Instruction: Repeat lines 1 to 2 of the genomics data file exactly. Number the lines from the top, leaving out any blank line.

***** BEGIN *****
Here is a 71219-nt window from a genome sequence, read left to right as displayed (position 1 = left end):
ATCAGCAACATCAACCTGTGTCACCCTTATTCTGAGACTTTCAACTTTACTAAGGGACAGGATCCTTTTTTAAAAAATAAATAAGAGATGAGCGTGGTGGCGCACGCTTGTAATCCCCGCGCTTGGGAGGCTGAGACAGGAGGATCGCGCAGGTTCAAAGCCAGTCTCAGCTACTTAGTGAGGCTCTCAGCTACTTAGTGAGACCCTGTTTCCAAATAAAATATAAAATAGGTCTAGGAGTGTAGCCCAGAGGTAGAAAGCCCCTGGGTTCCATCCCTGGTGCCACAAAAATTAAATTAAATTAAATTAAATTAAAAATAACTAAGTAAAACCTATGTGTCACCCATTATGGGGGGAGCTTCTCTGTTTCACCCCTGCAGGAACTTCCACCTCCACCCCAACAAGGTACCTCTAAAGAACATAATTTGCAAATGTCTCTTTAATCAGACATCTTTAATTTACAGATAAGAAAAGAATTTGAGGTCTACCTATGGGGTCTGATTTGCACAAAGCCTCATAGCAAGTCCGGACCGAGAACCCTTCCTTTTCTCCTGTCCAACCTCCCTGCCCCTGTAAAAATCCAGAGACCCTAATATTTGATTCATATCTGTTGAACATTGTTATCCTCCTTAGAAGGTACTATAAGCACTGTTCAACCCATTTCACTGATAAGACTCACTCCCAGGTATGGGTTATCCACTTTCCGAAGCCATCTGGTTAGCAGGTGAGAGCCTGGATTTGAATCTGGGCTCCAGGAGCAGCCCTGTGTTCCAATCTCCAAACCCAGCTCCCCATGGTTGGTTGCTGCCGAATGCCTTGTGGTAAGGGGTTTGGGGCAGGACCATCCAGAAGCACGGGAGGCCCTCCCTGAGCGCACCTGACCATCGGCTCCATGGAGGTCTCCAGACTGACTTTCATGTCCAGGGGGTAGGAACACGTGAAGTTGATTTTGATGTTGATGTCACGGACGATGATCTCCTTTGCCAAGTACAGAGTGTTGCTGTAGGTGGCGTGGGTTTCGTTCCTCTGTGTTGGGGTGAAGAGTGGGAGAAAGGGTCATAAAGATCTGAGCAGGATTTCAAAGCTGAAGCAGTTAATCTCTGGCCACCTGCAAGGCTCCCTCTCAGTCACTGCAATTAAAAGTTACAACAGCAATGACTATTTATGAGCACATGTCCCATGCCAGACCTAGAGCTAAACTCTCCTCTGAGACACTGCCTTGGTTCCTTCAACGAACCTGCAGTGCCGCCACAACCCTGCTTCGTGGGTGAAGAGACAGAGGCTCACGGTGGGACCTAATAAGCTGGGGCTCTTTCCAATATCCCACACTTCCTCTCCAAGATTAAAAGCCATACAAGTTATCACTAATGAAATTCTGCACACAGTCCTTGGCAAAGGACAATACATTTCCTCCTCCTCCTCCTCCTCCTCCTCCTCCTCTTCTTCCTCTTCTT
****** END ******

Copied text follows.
Here is a 71219-nt window from a genome sequence, read left to right as displayed (position 1 = left end):
ATCAGCAACATCAACCTGTGTCACCCTTATTCTGAGACTTTCAACTTTACTAAGGGACAGGATCCTTTTTTAAAAAATAAATAAGAGATGAGCGTGGTGGCGCACGCTTGTAATCCCCGCGCTTGGGAGGCTGAGACAGGAGGATCGCGCAGGTTCAAAGCCAGTCTCAGCTACTTAGTGAGGCTCTCAGCTACTTAGTGAGACCCTGTTTCCAAATAAAATATAAAATAGGTCTAGGAGTGTAGCCCAGAGGTAGAAAGCCCCTGGGTTCCATCCCTGGTGCCACAAAAATTAAATTAAATTAAATTAAATTAAAAATAACTAAGTAAAACCTATGTGTCACCCATTATGGGGGGAGCTTCTCTGTTTCACCCCTGCAGGAACTTCCACCTCCACCCCAACAAGGTACCTCTAAAGAACATAATTTGCAAATGTCTCTTTAATCAGACATCTTTAATTTACAGATAAGAAAAGAATTTGAGGTCTACCTATGGGGTCTGATTTGCACAAAGCCTCATAGCAAGTCCGGACCGAGAACCCTTCCTTTTCTCCTGTCCAACCTCCCTGCCCCTGTAAAAATCCAGAGACCCTAATATTTGATTCATATCTGTTGAACATTGTTATCCTCCTTAGAAGGTACTATAAGCACTGTTCAACCCATTTCACTGATAAGACTCACTCCCAGGTATGGGTTATCCACTTTCCGAAGCCATCTGGTTAGCAGGTGAGAGCCTGGATTTGAATCTGGGCTCCAGGAGCAGCCCTGTGTTCCAATCTCCAAACCCAGCTCCCCATGGTTGGTTGCTGCCGAATGCCTTGTGGTAAGGGGTTTGGGGCAGGACCATCCAGAAGCACGGGAGGCCCTCCCTGAGCGCACCTGACCATCGGCTCCATGGAGGTCTCCAGACTGACTTTCATGTCCAGGGGGTAGGAACACGTGAAGTTGATTTTGATGTTGATGTCACGGACGATGATCTCCTTTGCCAAGTACAGAGTGTTGCTGTAGGTGGCGTGGGTTTCGTTCCTCTGTGTTGGGGTGAAGAGTGGGAGAAAGGGTCATAAAGATCTGAGCAGGATTTCAAAGCTGAAGCAGTTAATCTCTGGCCACCTGCAAGGCTCCCTCTCAGTCACTGCAATTAAAAGTTACAACAGCAATGACTATTTATGAGCACATGTCCCATGCCAGACCTAGAGCTAAACTCTCCTCTGAGACACTGCCTTGGTTCCTTCAACGAACCTGCAGTGCCGCCACAACCCTGCTTCGTGGGTGAAGAGACAGAGGCTCACGGTGGGACCTAATAAGCTGGGGCTCTTTCCAATATCCCACACTTCCTCTCCAAGATTAAAAGCCATACAAGTTATCACTAATGAAATTCTGCACACAGTCCTTGGCAAAGGACAATACATTTCCTCCTCCTCCTCCTCCTCCTCCTCCTCCTCTTCTTCCTCTTCTT